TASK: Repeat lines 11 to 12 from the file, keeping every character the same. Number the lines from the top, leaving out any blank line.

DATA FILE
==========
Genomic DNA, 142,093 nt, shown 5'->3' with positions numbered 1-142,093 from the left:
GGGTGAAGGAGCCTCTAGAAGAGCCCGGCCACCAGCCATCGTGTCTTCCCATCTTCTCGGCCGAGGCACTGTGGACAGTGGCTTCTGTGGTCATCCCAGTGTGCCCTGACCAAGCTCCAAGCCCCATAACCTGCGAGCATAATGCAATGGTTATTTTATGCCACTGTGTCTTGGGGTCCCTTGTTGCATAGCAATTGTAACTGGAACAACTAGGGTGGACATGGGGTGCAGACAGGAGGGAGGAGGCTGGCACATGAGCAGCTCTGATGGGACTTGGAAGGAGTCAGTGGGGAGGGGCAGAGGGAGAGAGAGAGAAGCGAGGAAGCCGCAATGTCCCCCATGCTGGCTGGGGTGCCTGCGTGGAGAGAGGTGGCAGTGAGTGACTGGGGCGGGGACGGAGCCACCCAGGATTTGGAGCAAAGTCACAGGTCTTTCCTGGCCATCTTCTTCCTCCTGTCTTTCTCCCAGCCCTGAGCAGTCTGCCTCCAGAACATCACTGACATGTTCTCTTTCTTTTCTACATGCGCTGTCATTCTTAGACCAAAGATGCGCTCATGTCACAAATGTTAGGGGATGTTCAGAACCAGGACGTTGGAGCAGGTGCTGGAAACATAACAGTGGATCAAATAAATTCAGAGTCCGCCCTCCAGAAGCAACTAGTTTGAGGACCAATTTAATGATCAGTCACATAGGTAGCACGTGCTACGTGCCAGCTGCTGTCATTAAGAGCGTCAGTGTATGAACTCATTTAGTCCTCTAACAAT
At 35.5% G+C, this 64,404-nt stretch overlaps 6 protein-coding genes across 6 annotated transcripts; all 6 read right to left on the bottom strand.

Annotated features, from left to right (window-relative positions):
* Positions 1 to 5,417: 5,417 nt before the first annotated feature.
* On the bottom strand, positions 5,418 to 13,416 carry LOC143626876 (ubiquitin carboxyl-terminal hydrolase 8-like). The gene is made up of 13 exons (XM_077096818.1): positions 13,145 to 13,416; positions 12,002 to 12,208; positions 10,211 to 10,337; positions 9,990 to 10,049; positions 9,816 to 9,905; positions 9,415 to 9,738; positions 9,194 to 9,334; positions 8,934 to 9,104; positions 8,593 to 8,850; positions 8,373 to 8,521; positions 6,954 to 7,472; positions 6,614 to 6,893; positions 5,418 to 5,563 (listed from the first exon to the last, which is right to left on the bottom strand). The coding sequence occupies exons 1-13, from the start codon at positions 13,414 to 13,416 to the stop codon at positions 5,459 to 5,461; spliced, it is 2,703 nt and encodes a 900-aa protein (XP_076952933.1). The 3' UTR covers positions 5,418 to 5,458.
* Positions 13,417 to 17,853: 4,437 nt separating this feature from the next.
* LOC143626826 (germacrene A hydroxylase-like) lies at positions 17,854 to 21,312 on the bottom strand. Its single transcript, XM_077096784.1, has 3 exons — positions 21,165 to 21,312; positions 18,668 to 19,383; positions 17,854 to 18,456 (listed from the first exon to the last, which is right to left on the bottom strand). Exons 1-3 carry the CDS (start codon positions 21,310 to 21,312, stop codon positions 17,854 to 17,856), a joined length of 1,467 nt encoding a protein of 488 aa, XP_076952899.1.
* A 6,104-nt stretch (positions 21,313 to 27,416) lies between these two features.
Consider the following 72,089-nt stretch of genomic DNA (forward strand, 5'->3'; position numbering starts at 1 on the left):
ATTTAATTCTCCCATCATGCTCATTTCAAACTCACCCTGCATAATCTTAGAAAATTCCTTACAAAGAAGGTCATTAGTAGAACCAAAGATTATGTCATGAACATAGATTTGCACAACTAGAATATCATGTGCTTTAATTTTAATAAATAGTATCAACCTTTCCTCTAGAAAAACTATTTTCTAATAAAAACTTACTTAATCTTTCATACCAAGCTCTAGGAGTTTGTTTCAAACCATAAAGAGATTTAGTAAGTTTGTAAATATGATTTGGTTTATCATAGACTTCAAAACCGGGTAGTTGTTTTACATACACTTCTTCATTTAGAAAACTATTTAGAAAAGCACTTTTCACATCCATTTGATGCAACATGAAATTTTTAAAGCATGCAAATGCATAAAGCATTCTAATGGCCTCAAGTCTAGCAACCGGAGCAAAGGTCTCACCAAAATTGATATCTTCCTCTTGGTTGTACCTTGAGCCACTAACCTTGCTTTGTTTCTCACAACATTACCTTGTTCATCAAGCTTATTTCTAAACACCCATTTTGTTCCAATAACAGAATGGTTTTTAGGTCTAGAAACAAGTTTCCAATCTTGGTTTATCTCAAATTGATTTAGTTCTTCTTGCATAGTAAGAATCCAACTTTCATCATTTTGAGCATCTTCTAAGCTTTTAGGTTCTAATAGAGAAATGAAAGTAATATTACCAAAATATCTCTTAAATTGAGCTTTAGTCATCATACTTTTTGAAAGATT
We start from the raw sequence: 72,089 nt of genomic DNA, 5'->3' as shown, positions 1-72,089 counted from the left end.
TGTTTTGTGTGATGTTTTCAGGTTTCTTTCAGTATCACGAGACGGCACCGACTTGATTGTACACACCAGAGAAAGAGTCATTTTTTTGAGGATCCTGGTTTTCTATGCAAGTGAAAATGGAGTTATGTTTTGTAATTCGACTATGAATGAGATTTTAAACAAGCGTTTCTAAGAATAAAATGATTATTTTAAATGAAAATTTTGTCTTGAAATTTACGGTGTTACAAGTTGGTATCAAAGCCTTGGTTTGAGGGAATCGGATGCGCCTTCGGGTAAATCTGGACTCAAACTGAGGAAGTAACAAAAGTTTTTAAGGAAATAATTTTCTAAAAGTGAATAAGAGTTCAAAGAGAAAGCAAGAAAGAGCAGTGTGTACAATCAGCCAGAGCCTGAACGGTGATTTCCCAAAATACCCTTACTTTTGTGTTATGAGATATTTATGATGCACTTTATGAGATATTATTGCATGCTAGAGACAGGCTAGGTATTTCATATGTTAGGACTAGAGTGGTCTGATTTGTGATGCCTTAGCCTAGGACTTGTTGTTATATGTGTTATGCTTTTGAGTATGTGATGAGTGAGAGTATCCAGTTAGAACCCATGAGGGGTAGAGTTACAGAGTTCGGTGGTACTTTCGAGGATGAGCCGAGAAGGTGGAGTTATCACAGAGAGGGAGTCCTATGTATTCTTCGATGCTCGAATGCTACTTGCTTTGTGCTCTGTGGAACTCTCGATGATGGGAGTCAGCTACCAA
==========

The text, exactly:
ATTTAATTCTCCCATCATGCTCATTTCAAACTCACCCTGCATAATCTTAGAAAATTCCTTACAAAGAAGGTCATTAGTAGAACCAAAGATTATGTCATGAACATAGATTTGCACAACTAGAATATCATGTGCTTTAATTTTAATAAATAGTATCAACCTTTCCTCTAGAAAAACTATTTTCTAATAAAAACTTACTTAATCTTTCATACCAAGCTCTAGGAGTTTGTTTCAAACCATAAAGAGATTTAGTAAGTTTGTAAATATGATTTGGTTTATCATAGACTTCAAAACCGGGTAGTTGTTTTACATACACTTCTTCATTTAGAAAACTATTTAGAAAAGCACTTTTCACATCCATTTGATGCAACATGAAATTTTTAAAGCATGCAAATGCATAAAGCATTCTAATGGCCTCAAGTCTAGCAACCGGAGCAAAGGTCTCACCAAAATTGATATCTTCCTCTTGGTTGTACCTTGAGCCACTAACCTTGCTTTGTTTCTCACAACATTACCTTGTTCATCAAGCTTATTTCTAAACACCCATTTTGTTCCAATAACAGAATGGTTTTTAGGTCTAGAAACAAGTTTCCAATCTTGGTTTATCTCAAATTGATTTAGTTCTTCTTGCATAGTAAGAATCCAACTTTCATCATTTTGAGCATCTTCTAAGCTTTTAGGTTCTAATAGAGAAATGAAAGTAATATTACCAAAATATCTCTTAAATTGAGCTTTAGTCATCATACTTTTTGAAAGATT
We start from the raw sequence: 72,089 nt of genomic DNA, 5'->3' as shown, positions 1-72,089 counted from the left end.